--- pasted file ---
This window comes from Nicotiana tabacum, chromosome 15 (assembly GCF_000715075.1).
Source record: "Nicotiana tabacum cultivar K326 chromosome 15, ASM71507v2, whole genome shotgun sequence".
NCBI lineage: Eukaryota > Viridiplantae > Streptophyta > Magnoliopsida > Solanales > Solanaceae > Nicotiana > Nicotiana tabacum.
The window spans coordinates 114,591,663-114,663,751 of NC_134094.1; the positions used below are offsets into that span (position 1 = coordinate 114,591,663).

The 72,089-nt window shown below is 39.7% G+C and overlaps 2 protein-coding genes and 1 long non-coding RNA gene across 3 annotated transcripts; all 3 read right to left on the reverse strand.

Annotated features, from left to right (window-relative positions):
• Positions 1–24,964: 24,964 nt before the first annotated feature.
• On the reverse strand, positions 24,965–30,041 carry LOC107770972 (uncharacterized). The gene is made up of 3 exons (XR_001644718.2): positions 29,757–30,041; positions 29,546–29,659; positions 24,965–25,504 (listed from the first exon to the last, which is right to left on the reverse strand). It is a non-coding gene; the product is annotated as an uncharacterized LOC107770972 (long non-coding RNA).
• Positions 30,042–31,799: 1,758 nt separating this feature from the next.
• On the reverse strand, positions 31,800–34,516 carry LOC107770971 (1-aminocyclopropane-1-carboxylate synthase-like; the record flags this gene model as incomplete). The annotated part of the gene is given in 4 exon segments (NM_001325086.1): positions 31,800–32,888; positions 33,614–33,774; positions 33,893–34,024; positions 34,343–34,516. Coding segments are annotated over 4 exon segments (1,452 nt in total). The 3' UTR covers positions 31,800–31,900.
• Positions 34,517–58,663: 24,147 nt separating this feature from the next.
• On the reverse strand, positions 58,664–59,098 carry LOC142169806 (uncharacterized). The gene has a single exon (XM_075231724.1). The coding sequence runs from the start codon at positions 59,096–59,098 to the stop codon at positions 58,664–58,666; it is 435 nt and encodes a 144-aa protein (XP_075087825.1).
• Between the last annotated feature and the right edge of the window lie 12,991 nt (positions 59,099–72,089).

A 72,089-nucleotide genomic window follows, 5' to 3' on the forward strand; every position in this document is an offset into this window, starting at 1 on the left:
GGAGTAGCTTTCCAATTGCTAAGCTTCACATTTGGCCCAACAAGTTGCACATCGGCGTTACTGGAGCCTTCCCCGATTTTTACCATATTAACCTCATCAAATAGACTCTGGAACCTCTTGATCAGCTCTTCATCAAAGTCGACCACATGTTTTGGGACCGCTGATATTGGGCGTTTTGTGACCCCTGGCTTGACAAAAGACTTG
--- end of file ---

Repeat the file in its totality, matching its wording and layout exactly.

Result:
This window comes from Nicotiana tabacum, chromosome 15 (assembly GCF_000715075.1).
Source record: "Nicotiana tabacum cultivar K326 chromosome 15, ASM71507v2, whole genome shotgun sequence".
NCBI lineage: Eukaryota > Viridiplantae > Streptophyta > Magnoliopsida > Solanales > Solanaceae > Nicotiana > Nicotiana tabacum.
The window spans coordinates 114,591,663-114,663,751 of NC_134094.1; the positions used below are offsets into that span (position 1 = coordinate 114,591,663).

The 72,089-nt window shown below is 39.7% G+C and overlaps 2 protein-coding genes and 1 long non-coding RNA gene across 3 annotated transcripts; all 3 read right to left on the reverse strand.

Annotated features, from left to right (window-relative positions):
• Positions 1–24,964: 24,964 nt before the first annotated feature.
• On the reverse strand, positions 24,965–30,041 carry LOC107770972 (uncharacterized). The gene is made up of 3 exons (XR_001644718.2): positions 29,757–30,041; positions 29,546–29,659; positions 24,965–25,504 (listed from the first exon to the last, which is right to left on the reverse strand). It is a non-coding gene; the product is annotated as an uncharacterized LOC107770972 (long non-coding RNA).
• Positions 30,042–31,799: 1,758 nt separating this feature from the next.
• On the reverse strand, positions 31,800–34,516 carry LOC107770971 (1-aminocyclopropane-1-carboxylate synthase-like; the record flags this gene model as incomplete). The annotated part of the gene is given in 4 exon segments (NM_001325086.1): positions 31,800–32,888; positions 33,614–33,774; positions 33,893–34,024; positions 34,343–34,516. Coding segments are annotated over 4 exon segments (1,452 nt in total). The 3' UTR covers positions 31,800–31,900.
• Positions 34,517–58,663: 24,147 nt separating this feature from the next.
• On the reverse strand, positions 58,664–59,098 carry LOC142169806 (uncharacterized). The gene has a single exon (XM_075231724.1). The coding sequence runs from the start codon at positions 59,096–59,098 to the stop codon at positions 58,664–58,666; it is 435 nt and encodes a 144-aa protein (XP_075087825.1).
• Between the last annotated feature and the right edge of the window lie 12,991 nt (positions 59,099–72,089).

A 72,089-nucleotide genomic window follows, 5' to 3' on the forward strand; every position in this document is an offset into this window, starting at 1 on the left:
GGAGTAGCTTTCCAATTGCTAAGCTTCACATTTGGCCCAACAAGTTGCACATCGGCGTTACTGGAGCCTTCCCCGATTTTTACCATATTAACCTCATCAAATAGACTCTGGAACCTCTTGATCAGCTCTTCATCAAAGTCGACCACATGTTTTGGGACCGCTGATATTGGGCGTTTTGTGACCCCTGGCTTGACAAAAGACTTG